In this course we explore the computational techniques by which society survived and thrived before the advent of the integrated circuit and the electronic calculator. From the commerce of early civilizations until the last third of the 20th century, there was a progression of mechanical calculating gadgets, some simple – some quite ingenious and complex. Among these we will study slide rules, planimeters, integrators, digital adding machines, nomographs, and other special charts and graphical techniques. We will also cover celestial navigation, which in its day was a particularly important application of calculation; technical drawing and perspective, the precursors to computer graphics; and cryptography, whose computational requirements helped propel us into the electronic age. Laboratory sessions will give students direct experience using antique and period calculating instruments, plus the opportunity to create their own calculating devices.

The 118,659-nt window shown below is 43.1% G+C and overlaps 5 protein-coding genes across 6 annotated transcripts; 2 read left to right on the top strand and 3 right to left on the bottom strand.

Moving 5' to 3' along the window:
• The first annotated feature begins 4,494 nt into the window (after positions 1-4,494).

Introductory Calculus (Math 3, or equivalent, or permission)